On my bedside chest I have a large pile of books, in various stages of being read, waiting to be read, or there to be dipped into from time to time.

I would find it difficult to live without books - real books, with paper you can feel. Even though I have a Kindle app on my tablet and read books that way, especially when travelling, nothing can beat the pleasure of handling a beautifully bound volume and anticipating the delights or the interest of its content. Today I am thankful for books.

Going into a library or, more dangerously, a book shop I am like a child in a sweet shop. Or  like the child I once was, taken by the hand into the local public library and encouraged to browse, or pulling out the books on the bookshelves at home and trying to read whatever I found. Never mind that I was 4 and picking out words in a Tolstoy or a Dickens novel. Browsing for books on the internet can be useful but lacks the pleasure of being able to handle and browse the book itself before committing to borrowing or buying it.

Kate Ter Haar who took this photo of a pile of books has added a lovely quotation as a caption:
"Let books be your dining table, And you shall be full of delights. Let them be your mattress, And you shall sleep restful nights."
In the comments below the photo on Flickr, someone has attributed this to St Ephrem the Syrian, but I haven't checked this out. He lived in the 4th century, long before printing, when books were laboriously copied by hand and so even more precious.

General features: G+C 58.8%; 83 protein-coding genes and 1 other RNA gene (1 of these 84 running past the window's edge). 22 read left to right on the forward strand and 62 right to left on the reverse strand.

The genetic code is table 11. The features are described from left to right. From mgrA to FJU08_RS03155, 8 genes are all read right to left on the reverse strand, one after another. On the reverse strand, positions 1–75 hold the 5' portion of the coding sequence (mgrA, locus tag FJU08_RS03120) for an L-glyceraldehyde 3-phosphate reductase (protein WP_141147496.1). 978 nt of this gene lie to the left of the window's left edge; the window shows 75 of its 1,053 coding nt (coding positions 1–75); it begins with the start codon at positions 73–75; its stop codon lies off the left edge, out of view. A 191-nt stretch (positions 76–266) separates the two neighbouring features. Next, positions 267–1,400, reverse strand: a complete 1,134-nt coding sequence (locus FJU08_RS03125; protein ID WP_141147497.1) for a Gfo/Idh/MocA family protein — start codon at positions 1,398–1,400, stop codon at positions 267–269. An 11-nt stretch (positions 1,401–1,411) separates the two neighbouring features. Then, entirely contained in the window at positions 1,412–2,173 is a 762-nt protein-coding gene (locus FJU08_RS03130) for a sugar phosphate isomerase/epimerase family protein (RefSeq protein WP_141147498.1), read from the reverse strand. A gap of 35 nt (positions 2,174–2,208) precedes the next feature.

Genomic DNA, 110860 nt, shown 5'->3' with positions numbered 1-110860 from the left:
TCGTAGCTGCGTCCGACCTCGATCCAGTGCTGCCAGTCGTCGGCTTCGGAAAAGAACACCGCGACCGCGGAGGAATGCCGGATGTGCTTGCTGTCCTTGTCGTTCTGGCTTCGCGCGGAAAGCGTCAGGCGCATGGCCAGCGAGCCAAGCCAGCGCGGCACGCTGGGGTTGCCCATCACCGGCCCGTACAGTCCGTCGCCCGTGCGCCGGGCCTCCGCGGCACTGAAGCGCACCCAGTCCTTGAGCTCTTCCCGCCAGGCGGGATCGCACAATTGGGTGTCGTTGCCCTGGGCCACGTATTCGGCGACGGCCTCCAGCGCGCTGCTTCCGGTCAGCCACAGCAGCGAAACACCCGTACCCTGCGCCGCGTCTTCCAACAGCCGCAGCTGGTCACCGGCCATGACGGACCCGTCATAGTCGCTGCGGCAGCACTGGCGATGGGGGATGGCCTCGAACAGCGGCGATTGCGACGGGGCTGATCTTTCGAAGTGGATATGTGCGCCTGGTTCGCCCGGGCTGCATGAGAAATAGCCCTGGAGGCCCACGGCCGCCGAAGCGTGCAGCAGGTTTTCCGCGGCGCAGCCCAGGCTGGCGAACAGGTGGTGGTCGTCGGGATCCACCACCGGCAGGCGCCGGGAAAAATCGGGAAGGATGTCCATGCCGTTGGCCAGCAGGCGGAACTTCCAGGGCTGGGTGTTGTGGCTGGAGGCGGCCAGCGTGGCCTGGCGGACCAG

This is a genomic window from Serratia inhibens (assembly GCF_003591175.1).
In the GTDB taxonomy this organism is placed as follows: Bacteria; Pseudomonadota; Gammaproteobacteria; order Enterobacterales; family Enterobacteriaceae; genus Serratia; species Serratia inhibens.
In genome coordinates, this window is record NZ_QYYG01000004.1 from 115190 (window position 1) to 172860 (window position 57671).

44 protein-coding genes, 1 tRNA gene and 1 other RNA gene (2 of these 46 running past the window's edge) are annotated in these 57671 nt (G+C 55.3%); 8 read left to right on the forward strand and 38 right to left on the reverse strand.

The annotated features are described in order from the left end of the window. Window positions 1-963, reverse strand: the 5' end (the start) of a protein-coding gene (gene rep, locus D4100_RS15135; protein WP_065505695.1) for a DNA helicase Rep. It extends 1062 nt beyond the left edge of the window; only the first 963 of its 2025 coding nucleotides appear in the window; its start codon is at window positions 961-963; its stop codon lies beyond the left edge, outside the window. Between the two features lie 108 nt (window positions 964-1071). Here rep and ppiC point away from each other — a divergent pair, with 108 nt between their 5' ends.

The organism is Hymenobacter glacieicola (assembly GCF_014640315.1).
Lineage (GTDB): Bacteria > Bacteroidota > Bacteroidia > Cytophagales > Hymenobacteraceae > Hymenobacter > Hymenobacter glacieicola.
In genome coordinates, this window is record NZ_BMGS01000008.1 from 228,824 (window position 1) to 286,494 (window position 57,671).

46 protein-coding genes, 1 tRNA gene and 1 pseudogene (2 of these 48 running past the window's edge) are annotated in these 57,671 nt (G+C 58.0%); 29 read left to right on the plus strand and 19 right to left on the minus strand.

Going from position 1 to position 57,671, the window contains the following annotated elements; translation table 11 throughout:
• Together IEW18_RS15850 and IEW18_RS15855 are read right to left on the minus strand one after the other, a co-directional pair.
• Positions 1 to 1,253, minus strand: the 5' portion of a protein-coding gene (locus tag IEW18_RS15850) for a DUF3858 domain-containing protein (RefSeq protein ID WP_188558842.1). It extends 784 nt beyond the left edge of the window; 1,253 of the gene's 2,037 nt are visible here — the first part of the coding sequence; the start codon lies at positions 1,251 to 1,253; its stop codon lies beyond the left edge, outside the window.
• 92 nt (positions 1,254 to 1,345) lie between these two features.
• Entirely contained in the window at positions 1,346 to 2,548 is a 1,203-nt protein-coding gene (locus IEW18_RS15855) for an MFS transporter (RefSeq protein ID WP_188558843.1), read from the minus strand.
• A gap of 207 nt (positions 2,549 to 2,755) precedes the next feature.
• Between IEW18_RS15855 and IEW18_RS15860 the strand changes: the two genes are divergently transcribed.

I like books for the doors they open to new places, different times, interesting people, new ideas or new light on old ideas. In Alan Bennett's 'The Uncommon Reader' the Queen wanders into a library and explores.
"What she was finding also was how one book led to another, doors kept opening wherever she turned and the days weren't long enough for the reading she wanted to do."
Yes - I know that feeling - and the feeling that my life won't be long enough to read all the books I want to read

Today I am thankful for books.


  1. I so agree, Nancy, as you would expect from a former librarian who doesn't even have a Kindle or an app. :-) Nothing, but nothing, beats a real book.

    1. I wonder how people will define a 'real book'500 years from now? I think one of the pleasures of books is the sense of actually handling the materials that people have worked on to turn the author/illustrator's ideas is something accessible for others. There's the people who made the paper and cardboard, or worked on the leather or leather substitute, made and used the glue or stitched the binding, the people who set up the files for printing (and in old books did the type setting),the people involved in the printing, the distributing, the marketing. Wow - that's a lot of people to produce the Bible sitting here on my desk.


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